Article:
San Mateo County became the first to partner with Google on its Environmental Insight Explorer tool, which calculates and displays city and countywide data on emissions and solar potential using Google imagery and location data.
Google estimates San Mateo County’s overall building emissions to be 3.3 million tons of carbon dioxide equivalent per year, a unit used to measure greenhouse gases relative to carbon dioxide. The county’s transportation emissions are estimated at 3.88 million tons, and rooftop solar potential at 1.92 million tons carbon dioxide equivalent. The data and its methodology are available online for free.
Ulysses Vinson, director of the county’s innovation initiative SMC Labs that spearheaded the coordination with Google, said the project was made possible because of the lab’s history of enthusiasm and ability to use data to inform and gather community members and policymakers. He specifically pointed to the lab’s prior work to collect real-time air quality data as fire season threatened residents’ health.
“Google loved what we were doing at the county level,” Vinson said. “We had already put so much in motion.”
Vinson said that Google’s tool is powerful because it takes existing data that already exists on other Google platforms, aggregates it and presents it in a digestible and quantifiable way.
“What it gives us is a picture of how the way people are moving — in their cars and trucks and on Caltrain — how does that impact the county,” Vinson said. “This is data they already had, but now they’re making it available.”
Avana Andrade, a sustainability specialist at the San Mateo County Office of Sustainability, said the data from the tool could advance the county’s climate action goals.
“It’s helpful for us because we often struggle to get big data sets to make informed decisions about climate action planning,” Andrade said. “It’s really useful for staff like me who are putting together policy documents and advising on programs at the county.”
Andrade pointed to two policy initiatives — the county’s active transportation plan
for unincorporated areas and its climate action plan to reduce emissions by 2030 and achieve carbon neutrality by 2045 — as areas where Google’s tool could make a difference.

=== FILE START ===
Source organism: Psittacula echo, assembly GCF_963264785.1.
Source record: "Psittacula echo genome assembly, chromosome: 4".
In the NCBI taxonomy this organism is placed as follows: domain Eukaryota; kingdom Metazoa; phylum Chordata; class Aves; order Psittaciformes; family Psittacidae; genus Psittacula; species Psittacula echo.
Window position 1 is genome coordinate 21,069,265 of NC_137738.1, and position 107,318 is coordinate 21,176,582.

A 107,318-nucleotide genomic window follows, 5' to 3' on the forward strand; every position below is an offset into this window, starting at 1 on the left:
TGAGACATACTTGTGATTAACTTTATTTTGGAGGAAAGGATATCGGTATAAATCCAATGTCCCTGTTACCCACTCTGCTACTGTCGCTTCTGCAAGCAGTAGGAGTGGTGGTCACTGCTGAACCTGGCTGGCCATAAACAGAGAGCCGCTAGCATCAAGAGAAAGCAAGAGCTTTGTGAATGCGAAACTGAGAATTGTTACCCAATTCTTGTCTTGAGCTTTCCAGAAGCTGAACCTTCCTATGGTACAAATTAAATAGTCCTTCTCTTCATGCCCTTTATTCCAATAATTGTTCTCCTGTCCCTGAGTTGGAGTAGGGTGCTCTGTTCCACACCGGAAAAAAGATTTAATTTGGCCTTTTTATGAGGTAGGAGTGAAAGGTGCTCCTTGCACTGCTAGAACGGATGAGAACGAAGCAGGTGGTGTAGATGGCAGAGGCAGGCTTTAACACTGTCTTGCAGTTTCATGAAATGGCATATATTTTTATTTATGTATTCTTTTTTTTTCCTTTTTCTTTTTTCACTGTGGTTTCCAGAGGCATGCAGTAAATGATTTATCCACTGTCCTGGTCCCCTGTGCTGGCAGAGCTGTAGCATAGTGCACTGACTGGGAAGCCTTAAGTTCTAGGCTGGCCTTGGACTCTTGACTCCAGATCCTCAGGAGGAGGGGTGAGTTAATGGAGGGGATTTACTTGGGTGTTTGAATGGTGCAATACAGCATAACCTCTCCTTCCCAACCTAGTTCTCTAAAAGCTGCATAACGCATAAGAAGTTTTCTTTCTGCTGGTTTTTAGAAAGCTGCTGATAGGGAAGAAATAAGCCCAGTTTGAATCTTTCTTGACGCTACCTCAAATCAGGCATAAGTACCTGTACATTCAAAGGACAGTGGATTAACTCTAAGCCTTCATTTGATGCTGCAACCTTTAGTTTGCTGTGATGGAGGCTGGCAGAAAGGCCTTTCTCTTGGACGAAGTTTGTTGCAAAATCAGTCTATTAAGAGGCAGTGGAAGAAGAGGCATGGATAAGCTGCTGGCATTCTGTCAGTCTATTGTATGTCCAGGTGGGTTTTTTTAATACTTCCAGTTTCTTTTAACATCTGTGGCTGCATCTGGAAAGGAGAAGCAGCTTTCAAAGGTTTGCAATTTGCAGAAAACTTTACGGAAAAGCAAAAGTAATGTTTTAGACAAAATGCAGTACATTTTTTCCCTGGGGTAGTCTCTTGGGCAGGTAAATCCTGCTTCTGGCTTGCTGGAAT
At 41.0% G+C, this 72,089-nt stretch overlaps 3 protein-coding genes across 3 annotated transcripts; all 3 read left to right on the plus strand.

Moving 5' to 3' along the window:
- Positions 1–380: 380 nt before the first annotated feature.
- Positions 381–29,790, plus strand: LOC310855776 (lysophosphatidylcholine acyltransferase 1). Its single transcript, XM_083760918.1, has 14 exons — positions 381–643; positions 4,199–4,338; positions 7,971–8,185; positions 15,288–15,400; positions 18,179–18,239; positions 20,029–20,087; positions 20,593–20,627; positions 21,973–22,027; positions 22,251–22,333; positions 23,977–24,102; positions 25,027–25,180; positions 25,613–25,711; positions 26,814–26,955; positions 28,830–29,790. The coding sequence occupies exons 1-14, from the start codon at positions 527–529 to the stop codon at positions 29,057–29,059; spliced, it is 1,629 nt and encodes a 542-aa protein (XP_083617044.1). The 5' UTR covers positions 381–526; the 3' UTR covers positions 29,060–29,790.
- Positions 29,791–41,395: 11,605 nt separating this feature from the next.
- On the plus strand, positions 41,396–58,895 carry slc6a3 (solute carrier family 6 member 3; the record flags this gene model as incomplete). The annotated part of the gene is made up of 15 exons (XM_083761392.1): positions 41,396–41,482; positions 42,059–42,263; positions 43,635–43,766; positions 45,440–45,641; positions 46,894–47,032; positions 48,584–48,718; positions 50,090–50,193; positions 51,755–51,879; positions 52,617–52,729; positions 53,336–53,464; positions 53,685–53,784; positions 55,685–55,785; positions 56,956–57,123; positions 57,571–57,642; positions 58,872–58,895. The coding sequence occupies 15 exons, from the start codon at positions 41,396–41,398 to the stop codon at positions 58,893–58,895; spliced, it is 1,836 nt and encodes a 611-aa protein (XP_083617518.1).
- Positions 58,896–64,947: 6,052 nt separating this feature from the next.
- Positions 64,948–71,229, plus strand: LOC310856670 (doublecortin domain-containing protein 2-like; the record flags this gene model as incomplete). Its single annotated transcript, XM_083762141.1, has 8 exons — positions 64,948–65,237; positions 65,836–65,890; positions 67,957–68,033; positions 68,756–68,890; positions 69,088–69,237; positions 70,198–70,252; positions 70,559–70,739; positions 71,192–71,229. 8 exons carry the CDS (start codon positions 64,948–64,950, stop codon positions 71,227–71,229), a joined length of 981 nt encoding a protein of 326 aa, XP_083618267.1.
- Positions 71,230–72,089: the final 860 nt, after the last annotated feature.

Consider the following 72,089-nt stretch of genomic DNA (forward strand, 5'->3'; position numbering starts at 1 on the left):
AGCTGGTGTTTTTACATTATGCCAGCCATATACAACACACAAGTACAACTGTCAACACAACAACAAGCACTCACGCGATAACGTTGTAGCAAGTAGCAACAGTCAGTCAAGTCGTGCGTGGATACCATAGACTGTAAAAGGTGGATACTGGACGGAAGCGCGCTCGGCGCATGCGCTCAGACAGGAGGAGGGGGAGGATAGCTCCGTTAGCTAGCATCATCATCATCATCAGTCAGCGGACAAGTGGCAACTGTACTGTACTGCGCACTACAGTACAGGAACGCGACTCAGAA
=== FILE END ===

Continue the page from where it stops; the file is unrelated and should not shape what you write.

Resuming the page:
But Andrade warned that data is just one piece of the recipe when it comes to fighting climate change.
“More data doesn’t inevitably lead towards action,” Andrade said. “I think this is an extremely valuable tool. I also think that we should not lose sight of the political will and the funding for development that are still necessary and lagging to make any progress on climate change.”
Andrade also said it is important to keep in mind that the data Google captures is just one part of a much larger picture.
“If there’s a truck driving down (Highway) 101 with all of the TVs and printers in it, we capture those vehicle emissions,” Andrade said. “But when we’re talking about the contents of that truck, we don’t.”
In the long term, Andrade hopes the tool will show changes in emissions over time and, if scaled to neighboring regions, to aid coordinated responses to climate problems.
“This tool will help us visualize regional patterns and help us develop more clear policies that have the potential to have a regional impact,” Andrade said. “Regional collaboration is already happening, and this could help facilitate that.”
Vinson agreed, and said the Google tool aligns with SMC Labs’ mission: to look at problem solving at the county level to make government services more efficient and engaging.
“We know that these problems that affect us in our region, whether it’s housing, it’s traffic, it’s environmental; it impacts us all,” Vinson said. “They don’t stop at the individual borders of each city.”